Tens of millions of dollars have also been transferred to state Democratic parties, though a sizeable portion of those funds were transferred back to the DNC by the state parties — an arrangement campaign finance watchdogs have said falls into a “gray area” of the law.
Why it matters
If Clinton wins, the people who made the largest contributions to the Hillary Victory Fund are likely to enjoy special access and other perks from a President Hillary Clinton.
And regardless of whether she wins or loses on Election Day, Clinton’s joint fundraising operation will have a legacy of redefining the roles of such groups in presidential elections.
Matthew Sanderson, a Republican lawyer at the Washington, D.C., firm Caplin & Drysdale, predicted that there will be “more and more advertisements” structured in a fashion similar to how the Hillary Victory Fund designed its barrage of online videos this year.
He said candidates have a “a natural inclination” to find ways to spend funds directly out of a joint fundraising operation, especially as they have “ballooned in size.”
Ryan, of Common Cause, agreed.
“My prediction is that these joint fundraising committees will become bigger and more sophisticated,” he said.
“Super joint fundraising committees raising six-figure checks,” Ryan added, “are now the new normal in presidential campaigning.”
He continued: “I think we’re seeing just the beginning of the tip of the iceberg.”
Chris Zubak-Skees contributed to this report.
A version of this story was co-published with NBC News.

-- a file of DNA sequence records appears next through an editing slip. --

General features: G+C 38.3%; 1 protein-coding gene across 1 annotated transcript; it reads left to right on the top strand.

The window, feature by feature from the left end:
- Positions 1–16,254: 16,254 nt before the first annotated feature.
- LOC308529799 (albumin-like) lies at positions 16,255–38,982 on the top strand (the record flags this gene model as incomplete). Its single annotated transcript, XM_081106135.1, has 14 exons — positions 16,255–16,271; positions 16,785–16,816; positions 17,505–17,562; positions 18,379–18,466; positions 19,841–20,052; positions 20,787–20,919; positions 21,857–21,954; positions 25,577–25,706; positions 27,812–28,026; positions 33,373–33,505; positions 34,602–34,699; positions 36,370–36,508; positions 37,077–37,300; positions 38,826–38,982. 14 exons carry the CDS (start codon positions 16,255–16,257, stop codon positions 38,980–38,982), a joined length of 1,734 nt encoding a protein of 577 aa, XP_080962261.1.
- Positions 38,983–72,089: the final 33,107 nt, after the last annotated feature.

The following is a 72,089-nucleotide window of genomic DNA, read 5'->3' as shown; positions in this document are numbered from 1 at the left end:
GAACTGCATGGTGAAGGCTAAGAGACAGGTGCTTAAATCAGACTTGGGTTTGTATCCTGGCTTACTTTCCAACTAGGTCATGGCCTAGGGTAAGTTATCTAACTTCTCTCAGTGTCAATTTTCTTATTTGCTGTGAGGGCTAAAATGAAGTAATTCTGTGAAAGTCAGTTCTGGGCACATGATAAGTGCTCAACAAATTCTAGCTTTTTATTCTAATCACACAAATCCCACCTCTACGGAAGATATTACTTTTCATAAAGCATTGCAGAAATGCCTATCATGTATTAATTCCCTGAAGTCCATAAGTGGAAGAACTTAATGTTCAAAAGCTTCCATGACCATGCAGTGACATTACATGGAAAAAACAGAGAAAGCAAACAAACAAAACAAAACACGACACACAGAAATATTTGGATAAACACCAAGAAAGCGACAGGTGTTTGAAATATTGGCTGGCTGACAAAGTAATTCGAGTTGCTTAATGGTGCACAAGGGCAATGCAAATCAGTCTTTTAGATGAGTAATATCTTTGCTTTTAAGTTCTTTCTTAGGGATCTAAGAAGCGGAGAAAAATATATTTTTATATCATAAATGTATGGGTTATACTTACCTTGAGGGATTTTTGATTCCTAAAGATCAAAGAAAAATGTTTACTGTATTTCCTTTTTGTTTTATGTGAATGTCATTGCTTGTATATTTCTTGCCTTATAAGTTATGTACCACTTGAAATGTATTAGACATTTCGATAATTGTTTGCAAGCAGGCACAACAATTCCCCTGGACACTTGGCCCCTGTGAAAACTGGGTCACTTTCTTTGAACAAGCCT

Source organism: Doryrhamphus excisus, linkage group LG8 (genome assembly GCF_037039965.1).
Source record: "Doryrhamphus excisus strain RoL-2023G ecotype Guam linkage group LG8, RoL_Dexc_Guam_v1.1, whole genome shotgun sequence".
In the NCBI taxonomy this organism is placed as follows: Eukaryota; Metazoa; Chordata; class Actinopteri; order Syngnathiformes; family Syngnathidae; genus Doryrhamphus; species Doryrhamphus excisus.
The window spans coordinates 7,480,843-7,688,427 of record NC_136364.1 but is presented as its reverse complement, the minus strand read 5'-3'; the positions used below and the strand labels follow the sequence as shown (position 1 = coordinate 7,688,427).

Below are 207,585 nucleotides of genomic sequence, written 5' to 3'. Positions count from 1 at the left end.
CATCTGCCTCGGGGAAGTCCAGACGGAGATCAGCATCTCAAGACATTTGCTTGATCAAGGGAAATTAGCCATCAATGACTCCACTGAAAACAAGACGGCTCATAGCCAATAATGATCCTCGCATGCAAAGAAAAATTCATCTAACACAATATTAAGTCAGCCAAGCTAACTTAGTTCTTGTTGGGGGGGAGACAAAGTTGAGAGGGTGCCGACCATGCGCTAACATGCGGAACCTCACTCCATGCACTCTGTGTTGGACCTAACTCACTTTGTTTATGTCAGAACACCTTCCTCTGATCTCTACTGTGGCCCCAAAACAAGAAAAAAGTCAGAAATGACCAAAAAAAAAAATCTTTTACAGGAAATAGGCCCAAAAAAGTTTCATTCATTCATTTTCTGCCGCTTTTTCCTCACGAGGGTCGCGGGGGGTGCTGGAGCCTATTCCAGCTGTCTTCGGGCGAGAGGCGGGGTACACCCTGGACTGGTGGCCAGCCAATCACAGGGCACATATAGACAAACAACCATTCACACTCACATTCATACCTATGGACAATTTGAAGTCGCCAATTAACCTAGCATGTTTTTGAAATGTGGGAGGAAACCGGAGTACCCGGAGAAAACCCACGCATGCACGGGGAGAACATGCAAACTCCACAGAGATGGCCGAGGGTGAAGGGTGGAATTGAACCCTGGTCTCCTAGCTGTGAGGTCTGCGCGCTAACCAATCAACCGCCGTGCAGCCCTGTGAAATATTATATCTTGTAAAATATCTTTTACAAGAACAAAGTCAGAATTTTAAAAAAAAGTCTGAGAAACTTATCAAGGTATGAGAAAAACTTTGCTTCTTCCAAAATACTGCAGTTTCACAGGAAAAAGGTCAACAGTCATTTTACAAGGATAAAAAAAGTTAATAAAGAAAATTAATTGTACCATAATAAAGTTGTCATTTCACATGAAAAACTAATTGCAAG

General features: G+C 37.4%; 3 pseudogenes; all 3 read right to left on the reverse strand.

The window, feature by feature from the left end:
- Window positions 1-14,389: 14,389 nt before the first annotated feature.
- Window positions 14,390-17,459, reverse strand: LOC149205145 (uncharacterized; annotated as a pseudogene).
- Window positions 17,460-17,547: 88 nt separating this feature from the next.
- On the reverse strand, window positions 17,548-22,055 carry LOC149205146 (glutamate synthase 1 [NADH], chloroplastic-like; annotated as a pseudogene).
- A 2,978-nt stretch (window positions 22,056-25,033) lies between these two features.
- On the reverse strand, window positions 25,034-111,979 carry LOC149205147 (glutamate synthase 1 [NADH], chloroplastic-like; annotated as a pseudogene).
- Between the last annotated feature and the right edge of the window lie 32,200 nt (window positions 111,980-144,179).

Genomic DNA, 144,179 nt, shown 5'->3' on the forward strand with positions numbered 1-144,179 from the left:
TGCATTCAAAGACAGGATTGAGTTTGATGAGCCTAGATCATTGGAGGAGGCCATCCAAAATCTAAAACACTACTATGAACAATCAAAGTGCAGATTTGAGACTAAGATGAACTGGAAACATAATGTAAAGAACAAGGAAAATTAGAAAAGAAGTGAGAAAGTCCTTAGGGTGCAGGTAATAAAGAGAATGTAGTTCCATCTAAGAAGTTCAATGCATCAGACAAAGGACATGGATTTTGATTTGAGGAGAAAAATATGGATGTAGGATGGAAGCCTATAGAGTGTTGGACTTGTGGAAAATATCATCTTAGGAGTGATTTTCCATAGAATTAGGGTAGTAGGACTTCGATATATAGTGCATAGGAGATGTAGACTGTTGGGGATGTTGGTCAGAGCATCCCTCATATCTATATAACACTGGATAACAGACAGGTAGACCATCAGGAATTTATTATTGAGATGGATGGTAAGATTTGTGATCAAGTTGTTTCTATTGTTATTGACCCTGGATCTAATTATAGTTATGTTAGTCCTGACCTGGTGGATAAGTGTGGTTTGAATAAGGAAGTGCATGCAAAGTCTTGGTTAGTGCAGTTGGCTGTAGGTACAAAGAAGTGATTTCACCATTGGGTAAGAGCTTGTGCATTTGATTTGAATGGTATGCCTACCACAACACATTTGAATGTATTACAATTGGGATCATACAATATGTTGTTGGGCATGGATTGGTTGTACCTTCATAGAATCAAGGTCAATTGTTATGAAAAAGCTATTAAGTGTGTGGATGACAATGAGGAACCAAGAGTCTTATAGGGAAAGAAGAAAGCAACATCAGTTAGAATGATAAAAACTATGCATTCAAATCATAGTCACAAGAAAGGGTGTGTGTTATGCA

A Federal Election Commission manager allegedly duped the agency’s inspector general into releasing hundreds of confidential employee comments that have lambasted poor leadership there as part of a morale study.
Four current FEC staffers and one former employee with knowledge of the situation tell the Center for Public Integrity that the senior manager in question is Patricia Orrock, the FEC’s chief compliance officer and deputy staff director. The FEC staffers asked to remain anonymous for fear of losing their jobs.
FEC Inspector General Lynne McFarland told agency staffers in an Oct. 6 email that a “senior management leader” — Orrock, apparently — asked her office for the employees comments on behalf of a joint labor-management working group that’s attempting to boost morale among agency staffers, who consistently rank among the federal government’s most bedraggled.
One problem: The union representing FEC employees says it is "absolutely false" that its side of the labor-management group had ever been involved in the request. McFarland likewise said the senior manager "misled" her "as to the reason for the request" for confidential employee comments.